The term crop factor specifically refers to a number which can be used to calculate the approximate FOV (in terms of focal length) of using a lens on a camera with a sensor smaller than Full Frame 35mm.

    To illustrate, we take any given lens - a 50mm - and multiply it by a "crop factor". The crop factor for the 7D or any other APS-C sized sensor is 1.6.

    50 * 1.6 = 80.

    This means that, on an APS-C sensor, a 50mm lens will have the Field of View of an 80mm lens. It will not be an 80mm lens, however. It will not magnify the image any more than the 50mm, because any given lens will always project the same image. Instead, it simply has a slightly smaller field of view because the sensor itself is smaller.

    We can use this for any sensor size assuming we know the crop factor. A 2/3" sensor has a crop factor of (very) roughly 4, meaning that with a 50mm lens...

    50 * 4 = 200.

    So a camera with a 2/3" sensor using a 50mm will only see the very center of the image. The image itself, however, will not be any more magnified than it would on a 1/3", 4/3", APS-C, APS-H, DX, or Full Frame sensor.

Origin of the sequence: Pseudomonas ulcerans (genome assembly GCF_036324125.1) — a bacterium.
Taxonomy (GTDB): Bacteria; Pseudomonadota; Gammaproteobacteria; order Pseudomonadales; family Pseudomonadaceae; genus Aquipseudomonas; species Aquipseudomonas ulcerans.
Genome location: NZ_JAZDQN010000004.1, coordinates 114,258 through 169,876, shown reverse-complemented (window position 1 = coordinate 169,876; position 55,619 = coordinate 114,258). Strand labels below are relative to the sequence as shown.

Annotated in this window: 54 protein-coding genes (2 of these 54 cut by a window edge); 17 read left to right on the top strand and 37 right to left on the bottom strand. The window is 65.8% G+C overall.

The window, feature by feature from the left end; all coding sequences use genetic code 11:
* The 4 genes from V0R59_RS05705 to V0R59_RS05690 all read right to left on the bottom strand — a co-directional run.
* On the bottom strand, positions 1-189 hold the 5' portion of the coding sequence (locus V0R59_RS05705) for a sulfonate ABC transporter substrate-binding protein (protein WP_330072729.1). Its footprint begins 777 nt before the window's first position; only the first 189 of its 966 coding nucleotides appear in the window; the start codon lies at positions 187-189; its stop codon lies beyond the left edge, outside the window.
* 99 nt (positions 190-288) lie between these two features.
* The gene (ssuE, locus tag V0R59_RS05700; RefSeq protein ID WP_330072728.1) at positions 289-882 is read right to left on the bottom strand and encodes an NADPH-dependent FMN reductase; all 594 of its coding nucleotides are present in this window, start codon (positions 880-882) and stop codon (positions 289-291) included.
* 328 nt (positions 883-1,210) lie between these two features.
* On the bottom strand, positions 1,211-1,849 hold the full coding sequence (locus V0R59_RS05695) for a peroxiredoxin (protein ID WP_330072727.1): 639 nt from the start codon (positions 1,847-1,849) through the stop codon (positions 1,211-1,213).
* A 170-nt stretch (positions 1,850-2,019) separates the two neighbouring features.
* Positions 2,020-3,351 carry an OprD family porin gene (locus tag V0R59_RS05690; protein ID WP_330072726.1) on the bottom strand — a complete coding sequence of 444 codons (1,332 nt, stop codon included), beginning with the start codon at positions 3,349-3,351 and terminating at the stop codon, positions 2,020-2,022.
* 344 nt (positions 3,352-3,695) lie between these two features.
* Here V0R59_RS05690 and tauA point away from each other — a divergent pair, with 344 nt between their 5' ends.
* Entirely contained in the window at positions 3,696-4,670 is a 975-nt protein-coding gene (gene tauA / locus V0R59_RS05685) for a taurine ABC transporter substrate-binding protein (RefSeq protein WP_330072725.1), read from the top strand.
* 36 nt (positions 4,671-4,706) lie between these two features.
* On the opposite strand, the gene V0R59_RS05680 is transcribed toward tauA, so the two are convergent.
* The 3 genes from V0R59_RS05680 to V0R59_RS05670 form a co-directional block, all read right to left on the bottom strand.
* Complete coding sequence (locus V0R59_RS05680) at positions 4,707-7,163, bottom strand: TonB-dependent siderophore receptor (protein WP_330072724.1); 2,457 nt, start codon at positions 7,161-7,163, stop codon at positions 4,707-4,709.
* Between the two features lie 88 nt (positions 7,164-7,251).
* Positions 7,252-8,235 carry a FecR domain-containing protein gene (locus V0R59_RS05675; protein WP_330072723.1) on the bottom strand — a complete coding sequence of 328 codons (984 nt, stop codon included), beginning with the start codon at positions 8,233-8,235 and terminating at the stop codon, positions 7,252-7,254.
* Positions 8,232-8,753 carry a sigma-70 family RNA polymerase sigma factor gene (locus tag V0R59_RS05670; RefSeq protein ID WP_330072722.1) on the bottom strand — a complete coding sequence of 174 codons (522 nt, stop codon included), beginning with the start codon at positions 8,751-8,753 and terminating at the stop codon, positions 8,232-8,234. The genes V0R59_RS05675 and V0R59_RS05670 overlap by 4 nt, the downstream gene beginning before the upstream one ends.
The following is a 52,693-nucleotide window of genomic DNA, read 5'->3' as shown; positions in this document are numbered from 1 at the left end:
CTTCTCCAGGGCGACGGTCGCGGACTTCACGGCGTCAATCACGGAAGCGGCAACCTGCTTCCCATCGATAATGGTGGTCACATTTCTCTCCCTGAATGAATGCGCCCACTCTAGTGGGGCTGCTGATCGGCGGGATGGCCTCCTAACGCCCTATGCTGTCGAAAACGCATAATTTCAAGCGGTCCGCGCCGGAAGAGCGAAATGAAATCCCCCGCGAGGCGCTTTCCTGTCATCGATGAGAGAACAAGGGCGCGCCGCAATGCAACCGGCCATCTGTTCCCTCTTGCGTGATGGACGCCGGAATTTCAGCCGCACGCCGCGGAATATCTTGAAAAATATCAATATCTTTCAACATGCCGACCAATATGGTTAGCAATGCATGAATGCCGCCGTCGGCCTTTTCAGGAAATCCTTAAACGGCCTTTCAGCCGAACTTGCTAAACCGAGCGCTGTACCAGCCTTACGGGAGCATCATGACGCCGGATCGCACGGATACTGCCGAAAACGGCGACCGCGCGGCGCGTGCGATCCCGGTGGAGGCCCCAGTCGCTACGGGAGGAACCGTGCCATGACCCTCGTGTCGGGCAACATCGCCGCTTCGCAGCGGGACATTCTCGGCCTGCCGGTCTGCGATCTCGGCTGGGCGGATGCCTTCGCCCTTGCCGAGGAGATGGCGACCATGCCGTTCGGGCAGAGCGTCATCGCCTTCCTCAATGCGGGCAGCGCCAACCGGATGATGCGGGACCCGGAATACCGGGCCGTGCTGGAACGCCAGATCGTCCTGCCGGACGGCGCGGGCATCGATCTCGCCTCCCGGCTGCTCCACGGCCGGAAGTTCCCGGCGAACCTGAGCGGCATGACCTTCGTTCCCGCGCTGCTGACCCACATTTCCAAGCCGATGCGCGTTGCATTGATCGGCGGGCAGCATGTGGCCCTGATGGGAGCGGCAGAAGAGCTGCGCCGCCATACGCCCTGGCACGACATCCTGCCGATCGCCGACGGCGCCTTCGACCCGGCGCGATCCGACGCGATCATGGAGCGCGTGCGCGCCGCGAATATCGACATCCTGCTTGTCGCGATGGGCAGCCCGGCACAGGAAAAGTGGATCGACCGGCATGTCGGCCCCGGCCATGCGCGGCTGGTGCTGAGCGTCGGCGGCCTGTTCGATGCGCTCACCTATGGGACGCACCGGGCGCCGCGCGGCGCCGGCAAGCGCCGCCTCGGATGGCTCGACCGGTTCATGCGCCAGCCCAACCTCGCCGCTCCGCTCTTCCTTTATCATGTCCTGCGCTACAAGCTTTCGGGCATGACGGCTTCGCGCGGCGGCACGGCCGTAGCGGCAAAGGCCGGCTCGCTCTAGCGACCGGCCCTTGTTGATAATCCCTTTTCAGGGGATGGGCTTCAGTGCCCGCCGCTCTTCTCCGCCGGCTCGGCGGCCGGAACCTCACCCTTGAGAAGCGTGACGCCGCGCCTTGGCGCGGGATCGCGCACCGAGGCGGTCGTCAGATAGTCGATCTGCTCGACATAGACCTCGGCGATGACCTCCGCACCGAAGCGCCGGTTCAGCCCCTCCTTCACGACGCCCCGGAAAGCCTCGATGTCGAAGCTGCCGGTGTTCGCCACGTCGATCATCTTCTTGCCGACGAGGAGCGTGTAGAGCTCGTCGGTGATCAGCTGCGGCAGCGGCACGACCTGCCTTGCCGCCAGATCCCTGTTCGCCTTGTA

I recommend getting to know your camera. DPs who run film cameras don't bother with this - they know what lenses will look like on their camera. Instead of trying to compare everything to what it might look like on a Full Frame camera, simply get to know what it will look like on yours.
    Last edited by Michael Olsen; 09-17-2009 at 05:53 AM.


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    #7
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    Quote Originally Posted by Michael Olsen View Post
    Imagine this: put a 50mm lens on a 5DMKII (a camera with a Full Frame sensor) and take a picture. Now take the same lens with the same setting and put it on a 7D (a camera with an APS-C sized sensor) and take a picture. Even though you used the same lens, the two images will look different. The magnification will be the same, but the image from the 7D will only have captured the center of the image from the 5DMKII - it won't have the same FOV. Here's an example (this is not to scale).
    I always find this example hilarious, as if you wouldn't adjust for the crop and move back to take the photo. I mean really, who would take a photo like that?
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    #8
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    I ran out of room to move back with a 50mm on my D90 shooting a talking head in a typical office.
    "All i need in a camera is out there, just not in the same body at the same time. :-) " mattsand


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    #9
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    So I take it you shot the interview like this?

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    #10
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    No...I actually tilted up. lol
    "All i need in a camera is out there, just not in the same body at the same time. :-) " mattsand